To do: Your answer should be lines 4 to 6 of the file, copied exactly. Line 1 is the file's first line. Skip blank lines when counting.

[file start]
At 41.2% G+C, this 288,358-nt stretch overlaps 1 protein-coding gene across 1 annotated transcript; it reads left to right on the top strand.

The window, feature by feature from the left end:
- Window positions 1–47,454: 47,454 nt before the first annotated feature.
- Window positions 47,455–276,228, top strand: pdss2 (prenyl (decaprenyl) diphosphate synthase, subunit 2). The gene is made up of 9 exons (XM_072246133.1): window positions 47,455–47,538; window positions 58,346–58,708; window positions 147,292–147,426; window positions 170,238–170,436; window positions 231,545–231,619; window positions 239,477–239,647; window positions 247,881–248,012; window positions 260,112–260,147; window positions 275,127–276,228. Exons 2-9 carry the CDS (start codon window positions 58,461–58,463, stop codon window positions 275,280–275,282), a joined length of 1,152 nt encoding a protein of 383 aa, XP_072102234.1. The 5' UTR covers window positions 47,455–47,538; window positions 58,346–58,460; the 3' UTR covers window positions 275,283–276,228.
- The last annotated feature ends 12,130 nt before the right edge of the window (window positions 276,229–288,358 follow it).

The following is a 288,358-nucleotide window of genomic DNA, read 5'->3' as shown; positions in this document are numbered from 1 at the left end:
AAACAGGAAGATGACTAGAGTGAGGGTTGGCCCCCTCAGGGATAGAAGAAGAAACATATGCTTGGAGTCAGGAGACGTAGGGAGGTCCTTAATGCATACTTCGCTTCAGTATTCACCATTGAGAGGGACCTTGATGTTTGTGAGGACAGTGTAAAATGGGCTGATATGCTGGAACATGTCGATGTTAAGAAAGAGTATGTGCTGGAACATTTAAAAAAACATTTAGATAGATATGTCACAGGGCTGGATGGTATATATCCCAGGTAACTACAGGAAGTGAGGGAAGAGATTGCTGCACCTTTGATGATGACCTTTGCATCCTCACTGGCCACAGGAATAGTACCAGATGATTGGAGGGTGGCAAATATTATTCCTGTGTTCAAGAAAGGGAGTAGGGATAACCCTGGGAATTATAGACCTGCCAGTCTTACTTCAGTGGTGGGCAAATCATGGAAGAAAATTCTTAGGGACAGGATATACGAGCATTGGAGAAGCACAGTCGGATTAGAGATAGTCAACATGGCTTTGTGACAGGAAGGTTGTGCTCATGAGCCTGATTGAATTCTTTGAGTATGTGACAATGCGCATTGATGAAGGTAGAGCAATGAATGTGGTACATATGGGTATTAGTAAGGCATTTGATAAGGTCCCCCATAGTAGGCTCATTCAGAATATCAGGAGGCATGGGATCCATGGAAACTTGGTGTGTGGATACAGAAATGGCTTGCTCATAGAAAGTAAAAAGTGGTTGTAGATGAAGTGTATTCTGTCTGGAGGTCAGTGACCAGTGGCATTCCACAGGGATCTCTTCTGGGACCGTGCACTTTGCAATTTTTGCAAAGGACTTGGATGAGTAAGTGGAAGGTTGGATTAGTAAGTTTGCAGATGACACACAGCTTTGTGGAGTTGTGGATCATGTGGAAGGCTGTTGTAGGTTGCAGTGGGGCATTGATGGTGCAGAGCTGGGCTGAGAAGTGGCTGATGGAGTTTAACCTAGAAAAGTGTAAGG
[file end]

- Window positions 47,455–276,228, top strand: pdss2 (prenyl (decaprenyl) diphosphate synthase, subunit 2). The gene is made up of 9 exons (XM_072246133.1): window positions 47,455–47,538; window positions 58,346–58,708; window positions 147,292–147,426; window positions 170,238–170,436; window positions 231,545–231,619; window positions 239,477–239,647; window positions 247,881–248,012; window positions 260,112–260,147; window positions 275,127–276,228. Exons 2-9 carry the CDS (start codon window positions 58,461–58,463, stop codon window positions 275,280–275,282), a joined length of 1,152 nt encoding a protein of 383 aa, XP_072102234.1. The 5' UTR covers window positions 47,455–47,538; window positions 58,346–58,460; the 3' UTR covers window positions 275,283–276,228.
- The last annotated feature ends 12,130 nt before the right edge of the window (window positions 276,229–288,358 follow it).

The following is a 288,358-nucleotide window of genomic DNA, read 5'->3' as shown; positions in this document are numbered from 1 at the left end: